Marge Simpson: You can't let a few bad experiences put you off helping people!
Rev. Lovejoy: Oh, sure I can.

I never asked for Peyton to die.  I never imagined living in a world that he was not part of, but it happened.  October 8, 2014, Peyton came home from school, went into his room, and hung himself. My world took a total and complete nosedive that day.  Things that once seemed important went by the wayside.  That is not to say that I am apathetic towards everything, but my priorities have changed, dramatically.

I have been a teacher and coach for 26 years.  Of those 26, 20 have been spent teaching English.  I have taught every grade level from 6th through 12th.  Teaching is my second career, and when I began, I pursued it passionately.  I went to work shops to exchange ideas and learn from others.  I volunteered to be on committees to develop curriculum that would be interesting and beneficial to the students.  In the pre-internet days, I would spend hours creating activities and lessons for my students, and post-internet days would find me using the vast resources available to me to make the lessons even better, more relevant, and beneficial.  I prided myself on strong evaluations, and loved to be praised by my peers for my effort.  I was proud to be a teacher, I loved to see the light go on when students "got it",  or when they read a book I recommended, or when they thank you for helping them.  I loved it.  However, since Peyton's death, I just don't f*cking care.

Don't get me wrong.  It is not that I come in to work every day, sit at my desk and throw worksheets at the students.  I still teach, but the passion is gone.  The joy I used to experience when I taught has vanished.  Now it has become a job.  What was once an adventure now has become as routine as stocking shelves at Piggly Wiggly.  It feels as though I should be punching a time clock.

It wasn't just Peyton's suicide that led me down this path, but his death, along with other circumstances, formed the perfect storm that brought me to where I am now.  The first step was my perceived apathy by school districts toward mental health issues and the psychological well being of their students.  The fact that districts spend hundreds of thousands of dollars to make sure that students pass standardized tests, but nary a cent to make sure they live long enough to take it frustrated me to no end.  I would see students miss entire days of class to prepare for the upcoming retest, but never checked to make sure that they were in the right frame of mind when they took it. Other districts would pretend that suicide and mental health issues never existed, even after the death of a student, some would try and go on as though it never happened.  I even heard of a school here in Texas that forbid students from wearing memorial shirts to honor a classmate killed in a car crash due to a policy that wanted to keep students from honoring those that committed suicide.

If educational institutions were willing to turn a blind eye to mental health issues and suicide, something that I feel passionately about, then why should I care about teaching a test that they rely on?  Students spend the first twelve years of their lives being either prepared to take the test (my son was given practice tests in kindergarten), or being tested.  Over that time, how many times are they taught that it is ok not to feel ok?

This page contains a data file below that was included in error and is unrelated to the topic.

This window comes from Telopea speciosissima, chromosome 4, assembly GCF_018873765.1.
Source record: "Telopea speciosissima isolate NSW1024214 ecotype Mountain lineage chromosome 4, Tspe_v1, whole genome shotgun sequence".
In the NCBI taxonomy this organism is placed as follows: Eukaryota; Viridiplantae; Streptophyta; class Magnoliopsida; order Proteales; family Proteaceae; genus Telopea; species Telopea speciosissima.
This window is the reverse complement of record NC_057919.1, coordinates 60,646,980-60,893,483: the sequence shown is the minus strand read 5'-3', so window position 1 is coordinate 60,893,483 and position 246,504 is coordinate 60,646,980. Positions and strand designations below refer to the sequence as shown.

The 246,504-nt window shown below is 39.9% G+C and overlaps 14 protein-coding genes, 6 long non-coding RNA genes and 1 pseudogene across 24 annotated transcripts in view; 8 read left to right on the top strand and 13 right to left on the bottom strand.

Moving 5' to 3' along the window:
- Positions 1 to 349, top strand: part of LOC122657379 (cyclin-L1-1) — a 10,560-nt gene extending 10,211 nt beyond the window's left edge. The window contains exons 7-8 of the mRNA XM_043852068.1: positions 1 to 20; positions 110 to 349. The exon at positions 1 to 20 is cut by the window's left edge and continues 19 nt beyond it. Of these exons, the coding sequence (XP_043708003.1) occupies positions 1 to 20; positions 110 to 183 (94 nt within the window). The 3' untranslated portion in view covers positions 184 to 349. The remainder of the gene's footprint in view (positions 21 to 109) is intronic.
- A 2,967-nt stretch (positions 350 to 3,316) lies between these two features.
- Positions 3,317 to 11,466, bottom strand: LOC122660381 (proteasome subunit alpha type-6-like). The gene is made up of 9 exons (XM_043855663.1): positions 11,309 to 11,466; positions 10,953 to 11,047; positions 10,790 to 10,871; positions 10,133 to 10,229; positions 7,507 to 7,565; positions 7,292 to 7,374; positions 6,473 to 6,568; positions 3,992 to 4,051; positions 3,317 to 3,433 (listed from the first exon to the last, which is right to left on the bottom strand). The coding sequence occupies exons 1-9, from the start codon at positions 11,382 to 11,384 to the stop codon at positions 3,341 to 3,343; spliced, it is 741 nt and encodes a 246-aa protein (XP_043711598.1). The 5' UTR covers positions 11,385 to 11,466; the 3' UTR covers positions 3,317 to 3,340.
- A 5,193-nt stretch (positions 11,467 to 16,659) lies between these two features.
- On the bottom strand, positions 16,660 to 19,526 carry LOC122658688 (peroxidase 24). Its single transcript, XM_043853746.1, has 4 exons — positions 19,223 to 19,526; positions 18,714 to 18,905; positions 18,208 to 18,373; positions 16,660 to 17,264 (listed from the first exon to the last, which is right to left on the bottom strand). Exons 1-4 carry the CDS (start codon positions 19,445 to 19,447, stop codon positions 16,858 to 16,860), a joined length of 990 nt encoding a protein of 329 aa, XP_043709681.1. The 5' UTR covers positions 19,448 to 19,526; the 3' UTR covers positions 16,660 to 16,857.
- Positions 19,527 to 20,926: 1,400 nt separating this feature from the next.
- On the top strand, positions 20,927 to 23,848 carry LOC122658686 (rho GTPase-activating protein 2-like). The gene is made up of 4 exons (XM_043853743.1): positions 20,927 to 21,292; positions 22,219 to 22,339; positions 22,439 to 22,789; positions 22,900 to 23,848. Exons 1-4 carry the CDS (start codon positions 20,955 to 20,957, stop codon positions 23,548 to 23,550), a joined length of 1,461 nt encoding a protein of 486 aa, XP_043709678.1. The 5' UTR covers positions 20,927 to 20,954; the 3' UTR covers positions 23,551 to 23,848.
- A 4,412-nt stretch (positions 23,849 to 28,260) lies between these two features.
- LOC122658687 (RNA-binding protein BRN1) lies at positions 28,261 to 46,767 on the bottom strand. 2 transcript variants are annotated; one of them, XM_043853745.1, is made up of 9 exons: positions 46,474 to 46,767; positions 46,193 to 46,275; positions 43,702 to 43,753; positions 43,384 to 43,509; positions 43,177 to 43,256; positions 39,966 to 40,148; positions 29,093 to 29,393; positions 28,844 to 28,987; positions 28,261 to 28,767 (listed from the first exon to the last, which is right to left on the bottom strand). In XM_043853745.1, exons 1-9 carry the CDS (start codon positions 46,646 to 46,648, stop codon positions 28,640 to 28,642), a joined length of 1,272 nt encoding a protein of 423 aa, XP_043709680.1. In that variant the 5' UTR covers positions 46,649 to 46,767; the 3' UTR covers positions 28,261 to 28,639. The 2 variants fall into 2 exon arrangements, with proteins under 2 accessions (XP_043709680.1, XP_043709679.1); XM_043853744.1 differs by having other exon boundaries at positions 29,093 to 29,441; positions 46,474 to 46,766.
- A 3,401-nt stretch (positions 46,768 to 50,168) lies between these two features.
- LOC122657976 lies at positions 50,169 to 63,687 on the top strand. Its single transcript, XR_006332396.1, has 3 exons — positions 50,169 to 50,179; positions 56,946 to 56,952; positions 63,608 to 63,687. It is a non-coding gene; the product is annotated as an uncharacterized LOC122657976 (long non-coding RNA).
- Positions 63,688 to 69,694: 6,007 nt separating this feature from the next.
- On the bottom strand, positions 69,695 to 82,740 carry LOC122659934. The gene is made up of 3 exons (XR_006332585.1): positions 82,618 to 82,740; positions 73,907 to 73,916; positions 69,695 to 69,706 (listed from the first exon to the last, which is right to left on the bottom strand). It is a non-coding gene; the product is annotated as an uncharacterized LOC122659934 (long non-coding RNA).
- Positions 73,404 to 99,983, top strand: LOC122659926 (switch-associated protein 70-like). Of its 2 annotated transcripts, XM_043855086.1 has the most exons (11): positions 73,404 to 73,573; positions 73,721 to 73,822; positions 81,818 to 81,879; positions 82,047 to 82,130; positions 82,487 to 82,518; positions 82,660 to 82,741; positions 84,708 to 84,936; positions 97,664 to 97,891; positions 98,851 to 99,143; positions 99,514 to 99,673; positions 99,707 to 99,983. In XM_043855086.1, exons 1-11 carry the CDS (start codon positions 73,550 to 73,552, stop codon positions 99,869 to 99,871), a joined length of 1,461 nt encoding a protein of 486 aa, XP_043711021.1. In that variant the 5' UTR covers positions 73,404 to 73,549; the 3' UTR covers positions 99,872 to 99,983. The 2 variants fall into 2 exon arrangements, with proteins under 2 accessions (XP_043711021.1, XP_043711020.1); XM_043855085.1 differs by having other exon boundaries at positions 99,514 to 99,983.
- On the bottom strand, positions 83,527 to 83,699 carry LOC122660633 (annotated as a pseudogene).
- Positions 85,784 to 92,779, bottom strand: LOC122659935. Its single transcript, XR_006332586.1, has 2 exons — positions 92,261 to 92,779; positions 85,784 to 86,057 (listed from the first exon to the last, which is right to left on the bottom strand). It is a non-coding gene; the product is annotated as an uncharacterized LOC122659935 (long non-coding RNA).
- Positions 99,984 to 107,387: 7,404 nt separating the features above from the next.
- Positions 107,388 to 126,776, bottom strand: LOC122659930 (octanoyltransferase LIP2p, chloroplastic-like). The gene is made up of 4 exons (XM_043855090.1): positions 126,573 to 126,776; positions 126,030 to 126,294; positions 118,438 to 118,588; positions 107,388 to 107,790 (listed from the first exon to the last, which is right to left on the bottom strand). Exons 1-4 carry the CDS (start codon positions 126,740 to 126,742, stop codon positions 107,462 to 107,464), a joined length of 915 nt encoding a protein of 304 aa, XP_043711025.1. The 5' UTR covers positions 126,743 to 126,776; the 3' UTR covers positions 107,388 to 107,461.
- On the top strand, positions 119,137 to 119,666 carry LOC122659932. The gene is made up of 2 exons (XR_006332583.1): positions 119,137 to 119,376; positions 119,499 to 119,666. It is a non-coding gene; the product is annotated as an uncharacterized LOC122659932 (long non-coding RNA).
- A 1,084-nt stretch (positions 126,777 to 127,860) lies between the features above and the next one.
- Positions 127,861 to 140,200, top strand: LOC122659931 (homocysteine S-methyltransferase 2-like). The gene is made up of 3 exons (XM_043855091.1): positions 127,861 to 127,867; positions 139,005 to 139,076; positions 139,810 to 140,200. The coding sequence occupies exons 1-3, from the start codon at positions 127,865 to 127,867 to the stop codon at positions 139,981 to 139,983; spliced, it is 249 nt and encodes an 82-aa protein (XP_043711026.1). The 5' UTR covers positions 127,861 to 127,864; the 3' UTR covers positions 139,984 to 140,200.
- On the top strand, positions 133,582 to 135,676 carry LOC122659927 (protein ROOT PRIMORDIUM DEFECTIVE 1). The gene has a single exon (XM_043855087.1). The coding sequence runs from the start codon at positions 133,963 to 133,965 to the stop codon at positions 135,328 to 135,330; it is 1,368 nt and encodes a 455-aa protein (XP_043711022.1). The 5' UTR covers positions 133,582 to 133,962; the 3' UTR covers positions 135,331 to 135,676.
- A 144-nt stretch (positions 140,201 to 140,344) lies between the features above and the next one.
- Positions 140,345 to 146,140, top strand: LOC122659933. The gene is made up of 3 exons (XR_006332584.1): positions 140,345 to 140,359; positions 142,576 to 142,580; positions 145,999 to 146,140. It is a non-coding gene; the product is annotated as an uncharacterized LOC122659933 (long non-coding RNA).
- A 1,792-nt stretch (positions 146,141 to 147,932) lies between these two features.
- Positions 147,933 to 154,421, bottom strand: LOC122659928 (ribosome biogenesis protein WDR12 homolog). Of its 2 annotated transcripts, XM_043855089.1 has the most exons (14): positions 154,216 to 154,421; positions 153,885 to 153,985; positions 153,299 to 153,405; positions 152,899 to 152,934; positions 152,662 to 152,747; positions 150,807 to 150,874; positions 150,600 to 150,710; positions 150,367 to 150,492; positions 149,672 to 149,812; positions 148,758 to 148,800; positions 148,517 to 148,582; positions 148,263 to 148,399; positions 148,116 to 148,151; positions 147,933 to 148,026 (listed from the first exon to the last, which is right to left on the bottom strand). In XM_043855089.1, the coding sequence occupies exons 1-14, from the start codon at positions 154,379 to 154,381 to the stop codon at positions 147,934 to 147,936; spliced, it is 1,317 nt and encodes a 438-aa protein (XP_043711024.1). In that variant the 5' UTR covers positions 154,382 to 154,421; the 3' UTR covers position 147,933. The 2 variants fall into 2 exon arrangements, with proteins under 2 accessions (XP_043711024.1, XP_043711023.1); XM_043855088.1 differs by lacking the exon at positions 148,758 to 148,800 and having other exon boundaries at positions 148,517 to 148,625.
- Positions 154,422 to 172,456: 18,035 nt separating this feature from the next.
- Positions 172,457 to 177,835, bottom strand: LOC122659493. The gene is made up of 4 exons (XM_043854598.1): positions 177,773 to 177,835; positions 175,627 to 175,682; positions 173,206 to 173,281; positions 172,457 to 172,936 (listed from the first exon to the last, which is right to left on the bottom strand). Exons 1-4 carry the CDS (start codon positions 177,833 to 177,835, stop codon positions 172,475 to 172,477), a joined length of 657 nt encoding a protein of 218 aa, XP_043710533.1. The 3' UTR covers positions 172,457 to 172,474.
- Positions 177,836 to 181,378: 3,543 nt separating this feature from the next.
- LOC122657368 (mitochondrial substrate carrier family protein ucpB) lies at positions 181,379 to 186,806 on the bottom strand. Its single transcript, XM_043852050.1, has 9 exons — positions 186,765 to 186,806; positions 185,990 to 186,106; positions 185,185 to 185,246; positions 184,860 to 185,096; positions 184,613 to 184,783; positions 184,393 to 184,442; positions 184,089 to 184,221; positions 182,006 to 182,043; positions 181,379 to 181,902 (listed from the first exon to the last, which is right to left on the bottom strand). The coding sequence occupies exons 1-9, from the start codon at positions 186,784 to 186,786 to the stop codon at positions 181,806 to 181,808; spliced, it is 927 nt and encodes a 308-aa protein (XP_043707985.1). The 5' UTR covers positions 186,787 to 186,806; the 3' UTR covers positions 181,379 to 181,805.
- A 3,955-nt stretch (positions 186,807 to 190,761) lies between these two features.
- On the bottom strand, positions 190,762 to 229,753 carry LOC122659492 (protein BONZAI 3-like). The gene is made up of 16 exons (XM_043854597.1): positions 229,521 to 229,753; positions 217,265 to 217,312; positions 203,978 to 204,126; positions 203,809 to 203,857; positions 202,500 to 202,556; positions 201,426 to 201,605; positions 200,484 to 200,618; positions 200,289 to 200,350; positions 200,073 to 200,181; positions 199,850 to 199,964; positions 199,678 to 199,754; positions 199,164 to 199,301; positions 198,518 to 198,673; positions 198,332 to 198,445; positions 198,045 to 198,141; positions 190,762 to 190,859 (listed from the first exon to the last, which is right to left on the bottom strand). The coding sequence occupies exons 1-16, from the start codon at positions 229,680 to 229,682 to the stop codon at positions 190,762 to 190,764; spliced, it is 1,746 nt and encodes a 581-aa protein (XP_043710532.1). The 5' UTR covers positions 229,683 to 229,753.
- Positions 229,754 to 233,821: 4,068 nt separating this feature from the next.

Some times, it is the students themselves that spawn my apathy.   When ever a student tells me that anything from MLA format, to Ernest Hemingway, to a five paragraph essay, to SAT test prep, or capitalizing proper nouns is either gay, stupid, retarded, or sucks, I just don't f*cking care.  When I student begs you to come in and make up a quiz they have put off for a month, but don't want to come in before school because they don't want to get up early, I just don't f*cking care. When ever a student tells me that they couldn't complete something because they had (fill in the extracurricular activity here) last night, I don't f*cking care. Not that I am entirely unsympathetic, after all, I am a coach, but it is not like the deadline was just announced.  Most of the time, any due dates I have are announced far in advance, recorded on the board in the room, recorded online, and constantly updated.  It is not my fault that you let it slide, so when you tell me that rehearsals for the musical take all your time, I just don't f*cking care.

Of course I don't hate my students, I am deeply concerned about each and every one of them, but what it comes down to is priorities.  I have 111 students on my academic roles.  If you go by national averages, then 22 of them are struggling with some type of mental health issue, 12 have a mood disorder, 11 have a behavior conduct disorder, and 10 have an anxiety disorder.  Of those with a mental health issue, 50% have a high chance of dropping out, ending up incarcerated, or taking their own life. 22 of them have thought of taking their lives, and 17 have made a plan.   Perhaps that provides some insight as to why I don't f*cking care about play practice or a standardized test score.

There are other things that I just don't f*cking care about, and the list in lengthy.  Some I didn't care about before Peyton's death such as Major League Soccer, The Bachelor/Bachelorette, political correctness, rap or country music, awards shows (except the Oscars), or standardized testing, just to name a few.  Now the list goes on to include things like my appearance, my diet (I have gained at least 30 pounds), political squabbling (both parties suck), and the Oscars.